Malawi’s year-on-year inflation for May 2015 quickened by 0.7 percentage points to 19.5 percent in May from 18.8 percent the month before, putting to question government’s optimism to reduce the rate to 16.5 percent this year.
Minister of Finance, Economic Planning and Development Goodall Gondwe, when presenting the 2015/16 proposed national budget, projected that inflation is expected to fall to 16.5 percent in 2015, compared to 23.8 percent in 2014.
But with latest NSO figures showing a rise in May inflation, government’s projection seems to be tall order, largely due to the increase in food inflation occasioned by a deficit in maize, due to floods and dry spell that hit the country this year.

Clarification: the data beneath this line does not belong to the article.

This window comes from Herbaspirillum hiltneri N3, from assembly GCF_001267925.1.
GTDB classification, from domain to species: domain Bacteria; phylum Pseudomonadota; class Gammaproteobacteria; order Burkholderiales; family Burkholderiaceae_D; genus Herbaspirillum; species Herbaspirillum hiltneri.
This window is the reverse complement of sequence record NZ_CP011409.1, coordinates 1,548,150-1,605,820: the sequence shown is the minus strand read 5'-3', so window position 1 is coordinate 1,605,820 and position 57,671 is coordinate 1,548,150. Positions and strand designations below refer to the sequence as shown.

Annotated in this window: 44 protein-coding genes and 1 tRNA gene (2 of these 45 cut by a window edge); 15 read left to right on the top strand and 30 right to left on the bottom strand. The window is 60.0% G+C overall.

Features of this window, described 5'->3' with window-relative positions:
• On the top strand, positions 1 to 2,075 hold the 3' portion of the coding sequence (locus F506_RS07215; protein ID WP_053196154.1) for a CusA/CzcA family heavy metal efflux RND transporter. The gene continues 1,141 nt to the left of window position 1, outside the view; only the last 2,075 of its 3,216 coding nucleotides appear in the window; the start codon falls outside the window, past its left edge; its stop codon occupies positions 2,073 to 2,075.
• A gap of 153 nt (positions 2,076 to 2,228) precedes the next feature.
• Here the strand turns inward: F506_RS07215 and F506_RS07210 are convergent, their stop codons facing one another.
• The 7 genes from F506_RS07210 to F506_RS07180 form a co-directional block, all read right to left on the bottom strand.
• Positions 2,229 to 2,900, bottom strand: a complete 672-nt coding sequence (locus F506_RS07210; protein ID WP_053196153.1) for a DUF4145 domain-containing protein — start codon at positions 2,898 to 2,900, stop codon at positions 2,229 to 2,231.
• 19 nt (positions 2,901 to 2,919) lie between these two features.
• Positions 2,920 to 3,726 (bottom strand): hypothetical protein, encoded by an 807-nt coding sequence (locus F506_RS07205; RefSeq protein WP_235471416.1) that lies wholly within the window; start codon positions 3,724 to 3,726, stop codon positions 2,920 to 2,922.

Maize, as part of food, has a huge weight at 50.2 percent in the consumer price index (CPI) that measures changes in the price level of a market basket of consumer goods and services purchased by households.
University of Malawi’s Chancellor College economics professor Ben Kaluwa yesterday said possibility of the country achieving the 16.5 percent inflation rate this year is doubtful.
“Price of fuel continues to rise and so is the price of maize on the market. It is a well- known fact that inflation in Malawi is largely determined by reduction or increase in food products,” he said.